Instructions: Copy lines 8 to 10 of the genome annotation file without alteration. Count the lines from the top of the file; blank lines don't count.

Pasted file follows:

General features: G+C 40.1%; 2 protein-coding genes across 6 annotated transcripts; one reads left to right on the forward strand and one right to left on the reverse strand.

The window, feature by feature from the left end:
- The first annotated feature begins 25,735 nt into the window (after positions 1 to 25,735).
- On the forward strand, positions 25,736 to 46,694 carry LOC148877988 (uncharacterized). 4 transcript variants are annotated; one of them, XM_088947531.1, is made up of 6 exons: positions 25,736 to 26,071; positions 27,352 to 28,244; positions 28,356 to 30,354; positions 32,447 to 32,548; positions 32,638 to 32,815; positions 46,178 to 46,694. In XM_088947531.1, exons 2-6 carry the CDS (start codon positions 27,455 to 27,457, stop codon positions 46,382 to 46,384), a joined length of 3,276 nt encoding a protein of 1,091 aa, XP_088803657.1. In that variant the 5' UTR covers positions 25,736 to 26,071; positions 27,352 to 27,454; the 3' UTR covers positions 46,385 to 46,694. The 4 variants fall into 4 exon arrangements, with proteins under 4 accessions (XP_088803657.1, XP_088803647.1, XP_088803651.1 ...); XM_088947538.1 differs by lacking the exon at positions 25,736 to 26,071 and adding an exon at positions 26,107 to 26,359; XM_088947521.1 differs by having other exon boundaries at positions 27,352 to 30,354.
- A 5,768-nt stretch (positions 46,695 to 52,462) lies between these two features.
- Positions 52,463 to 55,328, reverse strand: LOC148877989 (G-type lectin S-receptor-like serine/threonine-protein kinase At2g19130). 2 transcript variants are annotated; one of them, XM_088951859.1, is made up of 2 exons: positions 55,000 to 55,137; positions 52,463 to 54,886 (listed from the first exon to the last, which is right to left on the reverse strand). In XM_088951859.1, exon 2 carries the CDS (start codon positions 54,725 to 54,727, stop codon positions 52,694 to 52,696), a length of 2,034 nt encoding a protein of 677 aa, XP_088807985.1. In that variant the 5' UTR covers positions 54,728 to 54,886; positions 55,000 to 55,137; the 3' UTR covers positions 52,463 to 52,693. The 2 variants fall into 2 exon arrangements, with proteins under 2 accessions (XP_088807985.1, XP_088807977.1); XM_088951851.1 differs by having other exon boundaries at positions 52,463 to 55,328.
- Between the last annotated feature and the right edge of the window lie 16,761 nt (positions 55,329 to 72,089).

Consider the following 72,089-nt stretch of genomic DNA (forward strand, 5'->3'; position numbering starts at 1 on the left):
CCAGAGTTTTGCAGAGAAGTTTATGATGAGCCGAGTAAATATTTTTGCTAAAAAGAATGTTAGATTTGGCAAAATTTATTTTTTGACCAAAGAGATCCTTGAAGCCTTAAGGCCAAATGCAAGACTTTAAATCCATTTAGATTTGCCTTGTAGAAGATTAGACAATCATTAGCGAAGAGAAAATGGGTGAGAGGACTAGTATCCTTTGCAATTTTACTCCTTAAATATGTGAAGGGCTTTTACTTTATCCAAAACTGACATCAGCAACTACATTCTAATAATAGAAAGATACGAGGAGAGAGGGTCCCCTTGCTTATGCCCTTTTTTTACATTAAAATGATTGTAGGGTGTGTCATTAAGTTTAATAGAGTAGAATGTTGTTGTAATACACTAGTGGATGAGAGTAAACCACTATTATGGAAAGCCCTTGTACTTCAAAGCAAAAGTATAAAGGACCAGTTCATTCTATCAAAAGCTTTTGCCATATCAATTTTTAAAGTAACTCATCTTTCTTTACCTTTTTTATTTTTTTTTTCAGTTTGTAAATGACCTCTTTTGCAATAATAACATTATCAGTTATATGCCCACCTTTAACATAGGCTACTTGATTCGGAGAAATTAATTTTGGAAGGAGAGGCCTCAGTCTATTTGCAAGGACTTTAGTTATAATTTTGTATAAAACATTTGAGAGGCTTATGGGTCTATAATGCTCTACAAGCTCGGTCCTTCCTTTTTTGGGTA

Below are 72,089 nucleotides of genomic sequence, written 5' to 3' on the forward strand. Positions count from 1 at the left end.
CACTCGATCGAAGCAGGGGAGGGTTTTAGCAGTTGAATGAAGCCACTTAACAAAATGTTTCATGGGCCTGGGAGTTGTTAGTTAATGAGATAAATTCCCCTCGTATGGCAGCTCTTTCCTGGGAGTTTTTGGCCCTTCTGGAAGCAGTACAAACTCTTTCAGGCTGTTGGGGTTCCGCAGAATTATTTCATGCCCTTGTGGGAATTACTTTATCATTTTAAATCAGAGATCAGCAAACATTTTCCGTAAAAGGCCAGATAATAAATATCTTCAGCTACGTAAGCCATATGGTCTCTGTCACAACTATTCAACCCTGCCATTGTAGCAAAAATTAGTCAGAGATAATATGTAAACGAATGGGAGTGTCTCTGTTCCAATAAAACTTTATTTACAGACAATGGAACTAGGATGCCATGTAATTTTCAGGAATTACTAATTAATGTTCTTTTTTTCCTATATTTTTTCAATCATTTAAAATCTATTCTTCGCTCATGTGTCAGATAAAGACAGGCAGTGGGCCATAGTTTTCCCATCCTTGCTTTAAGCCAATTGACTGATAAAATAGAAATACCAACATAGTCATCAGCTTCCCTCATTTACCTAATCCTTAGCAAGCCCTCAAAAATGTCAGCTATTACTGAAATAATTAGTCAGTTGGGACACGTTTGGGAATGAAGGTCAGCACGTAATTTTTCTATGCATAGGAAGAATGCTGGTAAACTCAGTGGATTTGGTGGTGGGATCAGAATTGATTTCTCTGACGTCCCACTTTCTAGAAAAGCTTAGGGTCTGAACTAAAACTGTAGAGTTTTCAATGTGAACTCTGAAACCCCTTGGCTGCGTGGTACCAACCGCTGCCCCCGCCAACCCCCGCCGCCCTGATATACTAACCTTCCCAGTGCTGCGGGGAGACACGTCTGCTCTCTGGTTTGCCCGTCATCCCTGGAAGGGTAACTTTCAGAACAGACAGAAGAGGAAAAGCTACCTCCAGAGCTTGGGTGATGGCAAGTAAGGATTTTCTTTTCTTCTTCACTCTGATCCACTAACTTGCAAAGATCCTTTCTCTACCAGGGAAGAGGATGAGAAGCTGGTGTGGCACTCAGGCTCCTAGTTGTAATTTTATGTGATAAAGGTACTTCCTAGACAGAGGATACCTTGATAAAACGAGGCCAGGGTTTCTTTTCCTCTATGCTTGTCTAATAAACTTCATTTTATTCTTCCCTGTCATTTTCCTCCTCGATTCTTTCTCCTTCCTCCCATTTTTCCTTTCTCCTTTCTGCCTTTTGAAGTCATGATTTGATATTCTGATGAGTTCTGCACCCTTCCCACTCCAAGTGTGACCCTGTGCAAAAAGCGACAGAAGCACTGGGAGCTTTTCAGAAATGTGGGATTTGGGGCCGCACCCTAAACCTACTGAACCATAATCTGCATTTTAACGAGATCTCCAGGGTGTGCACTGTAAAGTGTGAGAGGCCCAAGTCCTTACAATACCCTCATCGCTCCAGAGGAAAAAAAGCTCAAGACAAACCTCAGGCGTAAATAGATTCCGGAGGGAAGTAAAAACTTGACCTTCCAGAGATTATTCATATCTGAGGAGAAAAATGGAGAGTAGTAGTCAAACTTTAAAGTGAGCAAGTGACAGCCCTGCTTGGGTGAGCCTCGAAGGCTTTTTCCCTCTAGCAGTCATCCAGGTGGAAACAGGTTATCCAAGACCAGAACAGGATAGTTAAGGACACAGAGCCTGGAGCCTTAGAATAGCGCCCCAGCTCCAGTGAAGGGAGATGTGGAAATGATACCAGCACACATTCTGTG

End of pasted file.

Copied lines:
Consider the following 72,089-nt stretch of genomic DNA (forward strand, 5'->3'; position numbering starts at 1 on the left):
CCAGAGTTTTGCAGAGAAGTTTATGATGAGCCGAGTAAATATTTTTGCTAAAAAGAATGTTAGATTTGGCAAAATTTATTTTTTGACCAAAGAGATCCTTGAAGCCTTAAGGCCAAATGCAAGACTTTAAATCCATTTAGATTTGCCTTGTAGAAGATTAGACAATCATTAGCGAAGAGAAAATGGGTGAGAGGACTAGTATCCTTTGCAATTTTACTCCTTAAATATGTGAAGGGCTTTTACTTTATCCAAAACTGACATCAGCAACTACATTCTAATAATAGAAAGATACGAGGAGAGAGGGTCCCCTTGCTTATGCCCTTTTTTTACATTAAAATGATTGTAGGGTGTGTCATTAAGTTTAATAGAGTAGAATGTTGTTGTAATACACTAGTGGATGAGAGTAAACCACTATTATGGAAAGCCCTTGTACTTCAAAGCAAAAGTATAAAGGACCAGTTCATTCTATCAAAAGCTTTTGCCATATCAATTTTTAAAGTAACTCATCTTTCTTTACCTTTTTTATTTTTTTTTTCAGTTTGTAAATGACCTCTTTTGCAATAATAACATTATCAGTTATATGCCCACCTTTAACATAGGCTACTTGATTCGGAGAAATTAATTTTGGAAGGAGAGGCCTCAGTCTATTTGCAAGGACTTTAGTTATAATTTTGTATAAAACATTTGAGAGGCTTATGGGTCTATAATGCTCTACAAGCTCGGTCCTTCCTTTTTTGGGTA

Below are 72,089 nucleotides of genomic sequence, written 5' to 3' on the forward strand. Positions count from 1 at the left end.